Oscar Pistorius could soon be released on parole. The South African Paralympic champion has already served half his sentence for the murder of his girlfriend, model Reeva Steenkamp. Pistorius shot his 29-year-old girlfriend in the early hours of Valentine's Day in 2013.
The athlete fired four times at the bathroom door, hitting Reeva locked inside her. Pistorius was found guilty on appeal of voluntary murder and was sentenced in 2017 to 13 years and five months in prison, a sentence more than doubled from the first degree.
As early as July, the 34-year-old Pistorius had already served the minimum period of prison required to apply for parole. From the prison department of South Africa, it is learned that in October Pistorius could have held a preliminary interview with the parents of Reeva Steenkamp, an integral part of the evaluation on probation.
But that meeting jumped because, as Steenkamp's lawyer explained, they had not been informed about the procedures to be followed. Furthermore, the South African prison services were supposed to hold preliminary talks with the victim, or in this case the victim's parents, and with the detainee, but they were postponed until a later date.
And the report by the psychologist and social workers on Pistorius is also missing. Tania Koen, a lawyer for the Steenkamp family, said: "Half of the sentence must have been served to get probation. For Pistorius, the terms expired in July, but that doesn't mean he automatically has the right to be released."
Pistorius, on Valentine's night in 2013, in Pretoria, through the closed door of the bathroom of the house adjacent to her bedroom, fired four shots at her girlfriend, killing her. He claimed to have heard thieves break into the house, but in 2017 he was found guilty of voluntary homicide, with a penalty more than doubled compared to the first instance sentence.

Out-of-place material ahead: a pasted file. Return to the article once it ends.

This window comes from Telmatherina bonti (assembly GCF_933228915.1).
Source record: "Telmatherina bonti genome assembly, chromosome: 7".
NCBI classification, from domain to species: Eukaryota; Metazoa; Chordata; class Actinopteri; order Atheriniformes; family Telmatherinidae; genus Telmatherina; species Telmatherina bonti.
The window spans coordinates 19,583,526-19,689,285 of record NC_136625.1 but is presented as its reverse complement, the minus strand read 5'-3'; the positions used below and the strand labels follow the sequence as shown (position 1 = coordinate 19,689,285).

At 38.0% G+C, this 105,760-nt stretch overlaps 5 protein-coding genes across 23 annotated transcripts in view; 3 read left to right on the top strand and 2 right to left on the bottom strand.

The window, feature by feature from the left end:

New York welcomed the historic marathon with 33,000 participants!
The 50th edition of the New York marathon, the most prestigious in the world, after the break last year due to the consequences of the global COVID-19 pandemic, is back to running on a day of great celebration in the North American city.
The men's race saw the victory of Kenyan Albert Korir, while countrywoman Jepchirchir triumphed in the women's competition. As usual, there were thousands of attendees, with crowds supporting them all along the way, with flags and cheers, from Staten Island to Brooklyn, from Manhattan to Queens.
After the competition between professionals, the competition turns into a big party. This year there were only just over 33,000 participants, the overwhelming majority of them Americans, as the United States will reopen its borders to the rest of the world only in the next few hours, putting an end to the restrictions on travel related to the vaccinated.
sanitary emergency. The marathon was the last missing piece among the reopening of New York, as the organizers and mayor Eric Adams point out. Larry Trachtenberg, a 77-year-old New Yorker, crossed the finish line, who at the age of 16 participated in the first legendary Big Apple marathon, that of September 13, 1970.